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MuckleyEye Whiskey Colts Neck
Jun 05, 2018

Monmouth County Man makes whiskey with local ingredients

By Nicholas Deckmejian

MuckleyEye Whiskey Colts Neck

In 1780, a small town named Scobeyville became home to America’s first commercial licensed distillery, best known for its apple brandy – even George Washington’s diaries mentioned it. Commonly known as Applejack, these cider spirits were created by William Laird, and his family continued his legacy for centuries.

Eventually, Scobeyville became Colts Neck Township, and while Laird & Company continues its operations in town, a new chapter of novel distilling is just beginning.

A few years ago, Geoffrey Karch of Colts Neck was a television executive for National Geographic, promoting other people’s brands – until one day he decided to make something of his own. Today, Karch is founder of Colts Neck StillHouse, New Jersey’s first full-service farm distillery.

MuckleyEye Whiskey Colts Neck

Karch always had a passion for home brewing and admired Americana pride associated with whiskey and bourbon. After laws on distilleries changed, he decided to turn a dream into reality.

Karch attended Moonshine University, a distilling epicenter in Louisville, Kentucky, where a rigorous training course taught him about equipment, chemistry, and recipes. After that, Karch was determined to build his own distillery.

He sought approval from his family – which he said was the only hurdle – and started developing his brand. He reached into his family history and picked the term “MuckleyEye” – a word his grandfather used for eureka moments. “I didn’t realize it wasn’t a real term until later in life,” Karch admitted, adding that it describes his mantra of distilling with “white-knuckle enthusiasm and exuberant pride.”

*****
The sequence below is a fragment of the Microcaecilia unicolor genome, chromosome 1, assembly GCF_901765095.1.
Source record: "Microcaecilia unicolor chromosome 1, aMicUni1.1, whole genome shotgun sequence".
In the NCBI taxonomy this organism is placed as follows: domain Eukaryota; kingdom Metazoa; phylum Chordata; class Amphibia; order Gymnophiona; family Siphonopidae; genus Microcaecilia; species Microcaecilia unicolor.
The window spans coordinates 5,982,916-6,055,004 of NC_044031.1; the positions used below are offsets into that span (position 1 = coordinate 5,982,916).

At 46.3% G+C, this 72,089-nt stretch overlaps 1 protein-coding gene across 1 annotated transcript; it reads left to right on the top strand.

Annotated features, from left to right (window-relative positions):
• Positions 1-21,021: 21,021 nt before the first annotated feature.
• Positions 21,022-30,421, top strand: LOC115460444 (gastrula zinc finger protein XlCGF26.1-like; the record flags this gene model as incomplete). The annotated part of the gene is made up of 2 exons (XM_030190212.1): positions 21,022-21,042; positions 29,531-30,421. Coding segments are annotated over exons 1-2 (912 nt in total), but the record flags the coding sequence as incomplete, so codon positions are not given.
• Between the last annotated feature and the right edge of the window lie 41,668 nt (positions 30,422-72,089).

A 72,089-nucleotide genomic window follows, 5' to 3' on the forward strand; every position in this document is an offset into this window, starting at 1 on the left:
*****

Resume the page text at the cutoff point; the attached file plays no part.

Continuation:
In searching for potential distillery locations, nothing other than Colts Neck worked out for him. “Thank God,” he exclaimed, “because this is the perfect location.”

As a 20-year resident, Karch understands the town’s character: an old, horse-country town with history rooted in farmland. He embraced that history when designing the distillery: “I could have done something industrial and have been open a year ago, but that was not the vision,” he said.

Colts Neck StillHouse will make bourbons, rye whiskeys, and other spirits like gin and vodka. Karch has been “tapping into local farms” for ingredients like heirloom corn, rye, even rosemary and cranberries for botanical spirits.

The venue will offer tours, tastings, cocktails, and private events. Visitors “are going to learn how it’s made, they’re going to experience the history of it, the enjoyment of it, and they’re going to be able to hang out and have a good time,” Karch said.